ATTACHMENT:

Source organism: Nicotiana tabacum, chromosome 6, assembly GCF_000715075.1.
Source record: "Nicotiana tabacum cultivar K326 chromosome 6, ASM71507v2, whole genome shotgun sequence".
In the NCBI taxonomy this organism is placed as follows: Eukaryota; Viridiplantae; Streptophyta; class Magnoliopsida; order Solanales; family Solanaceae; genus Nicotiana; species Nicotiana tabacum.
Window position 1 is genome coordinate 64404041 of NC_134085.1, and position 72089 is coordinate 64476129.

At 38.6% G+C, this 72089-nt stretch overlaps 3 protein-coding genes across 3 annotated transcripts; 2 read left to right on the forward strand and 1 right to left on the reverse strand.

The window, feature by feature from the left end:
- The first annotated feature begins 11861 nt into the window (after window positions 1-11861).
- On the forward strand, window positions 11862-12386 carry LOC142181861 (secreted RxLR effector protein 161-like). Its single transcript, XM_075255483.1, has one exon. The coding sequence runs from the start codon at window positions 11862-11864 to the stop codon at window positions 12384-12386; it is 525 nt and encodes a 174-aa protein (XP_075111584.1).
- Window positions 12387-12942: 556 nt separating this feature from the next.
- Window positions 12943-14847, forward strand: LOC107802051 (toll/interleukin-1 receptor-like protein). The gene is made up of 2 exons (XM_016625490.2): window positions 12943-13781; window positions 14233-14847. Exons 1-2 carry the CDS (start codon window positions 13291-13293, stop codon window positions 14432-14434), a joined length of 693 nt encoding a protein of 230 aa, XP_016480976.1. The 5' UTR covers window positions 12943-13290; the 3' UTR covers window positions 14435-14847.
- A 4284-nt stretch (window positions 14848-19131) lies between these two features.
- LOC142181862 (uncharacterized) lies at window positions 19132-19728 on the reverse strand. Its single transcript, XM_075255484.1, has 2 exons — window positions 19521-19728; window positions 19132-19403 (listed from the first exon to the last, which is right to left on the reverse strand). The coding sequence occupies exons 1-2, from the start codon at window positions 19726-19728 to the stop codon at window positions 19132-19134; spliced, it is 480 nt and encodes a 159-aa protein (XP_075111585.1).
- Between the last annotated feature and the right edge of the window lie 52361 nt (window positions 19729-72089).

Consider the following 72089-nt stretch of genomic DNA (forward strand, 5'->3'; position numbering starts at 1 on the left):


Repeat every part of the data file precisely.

Source organism: Nicotiana tabacum, chromosome 6, assembly GCF_000715075.1.
Source record: "Nicotiana tabacum cultivar K326 chromosome 6, ASM71507v2, whole genome shotgun sequence".
In the NCBI taxonomy this organism is placed as follows: Eukaryota; Viridiplantae; Streptophyta; class Magnoliopsida; order Solanales; family Solanaceae; genus Nicotiana; species Nicotiana tabacum.
Window position 1 is genome coordinate 64404041 of NC_134085.1, and position 72089 is coordinate 64476129.

At 38.6% G+C, this 72089-nt stretch overlaps 3 protein-coding genes across 3 annotated transcripts; 2 read left to right on the forward strand and 1 right to left on the reverse strand.

The window, feature by feature from the left end:
- The first annotated feature begins 11861 nt into the window (after window positions 1-11861).
- On the forward strand, window positions 11862-12386 carry LOC142181861 (secreted RxLR effector protein 161-like). Its single transcript, XM_075255483.1, has one exon. The coding sequence runs from the start codon at window positions 11862-11864 to the stop codon at window positions 12384-12386; it is 525 nt and encodes a 174-aa protein (XP_075111584.1).
- Window positions 12387-12942: 556 nt separating this feature from the next.
- Window positions 12943-14847, forward strand: LOC107802051 (toll/interleukin-1 receptor-like protein). The gene is made up of 2 exons (XM_016625490.2): window positions 12943-13781; window positions 14233-14847. Exons 1-2 carry the CDS (start codon window positions 13291-13293, stop codon window positions 14432-14434), a joined length of 693 nt encoding a protein of 230 aa, XP_016480976.1. The 5' UTR covers window positions 12943-13290; the 3' UTR covers window positions 14435-14847.
- A 4284-nt stretch (window positions 14848-19131) lies between these two features.
- LOC142181862 (uncharacterized) lies at window positions 19132-19728 on the reverse strand. Its single transcript, XM_075255484.1, has 2 exons — window positions 19521-19728; window positions 19132-19403 (listed from the first exon to the last, which is right to left on the reverse strand). The coding sequence occupies exons 1-2, from the start codon at window positions 19726-19728 to the stop codon at window positions 19132-19134; spliced, it is 480 nt and encodes a 159-aa protein (XP_075111585.1).
- Between the last annotated feature and the right edge of the window lie 52361 nt (window positions 19729-72089).

Consider the following 72089-nt stretch of genomic DNA (forward strand, 5'->3'; position numbering starts at 1 on the left):